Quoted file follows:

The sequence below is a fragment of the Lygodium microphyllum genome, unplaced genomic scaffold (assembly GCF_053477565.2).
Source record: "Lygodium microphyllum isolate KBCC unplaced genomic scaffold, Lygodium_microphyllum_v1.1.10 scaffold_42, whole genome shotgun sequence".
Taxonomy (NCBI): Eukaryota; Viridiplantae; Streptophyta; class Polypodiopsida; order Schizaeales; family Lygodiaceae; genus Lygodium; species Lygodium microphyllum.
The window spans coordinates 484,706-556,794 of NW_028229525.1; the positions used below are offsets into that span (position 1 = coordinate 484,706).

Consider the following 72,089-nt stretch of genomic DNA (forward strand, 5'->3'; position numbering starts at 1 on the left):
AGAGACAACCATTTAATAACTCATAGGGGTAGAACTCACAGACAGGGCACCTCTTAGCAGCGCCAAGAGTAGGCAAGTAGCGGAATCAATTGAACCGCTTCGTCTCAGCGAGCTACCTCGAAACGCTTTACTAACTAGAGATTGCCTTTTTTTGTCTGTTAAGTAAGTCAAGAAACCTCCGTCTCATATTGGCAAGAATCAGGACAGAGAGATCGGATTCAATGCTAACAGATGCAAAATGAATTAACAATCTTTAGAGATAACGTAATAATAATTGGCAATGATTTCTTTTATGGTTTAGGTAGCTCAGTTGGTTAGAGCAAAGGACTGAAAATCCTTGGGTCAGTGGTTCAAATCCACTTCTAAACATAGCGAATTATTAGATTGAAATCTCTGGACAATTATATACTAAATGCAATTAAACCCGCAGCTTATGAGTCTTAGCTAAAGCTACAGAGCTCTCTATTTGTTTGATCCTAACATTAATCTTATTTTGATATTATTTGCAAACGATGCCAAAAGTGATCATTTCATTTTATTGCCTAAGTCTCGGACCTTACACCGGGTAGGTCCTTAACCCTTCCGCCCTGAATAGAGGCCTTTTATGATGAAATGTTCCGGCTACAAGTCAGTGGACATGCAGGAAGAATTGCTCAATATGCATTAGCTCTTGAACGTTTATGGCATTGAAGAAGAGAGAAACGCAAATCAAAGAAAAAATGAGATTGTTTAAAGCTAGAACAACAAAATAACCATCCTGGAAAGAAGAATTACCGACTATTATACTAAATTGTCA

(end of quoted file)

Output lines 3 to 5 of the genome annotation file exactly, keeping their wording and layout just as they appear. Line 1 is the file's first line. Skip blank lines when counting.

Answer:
Taxonomy (NCBI): Eukaryota; Viridiplantae; Streptophyta; class Polypodiopsida; order Schizaeales; family Lygodiaceae; genus Lygodium; species Lygodium microphyllum.
The window spans coordinates 484,706-556,794 of NW_028229525.1; the positions used below are offsets into that span (position 1 = coordinate 484,706).

Consider the following 72,089-nt stretch of genomic DNA (forward strand, 5'->3'; position numbering starts at 1 on the left):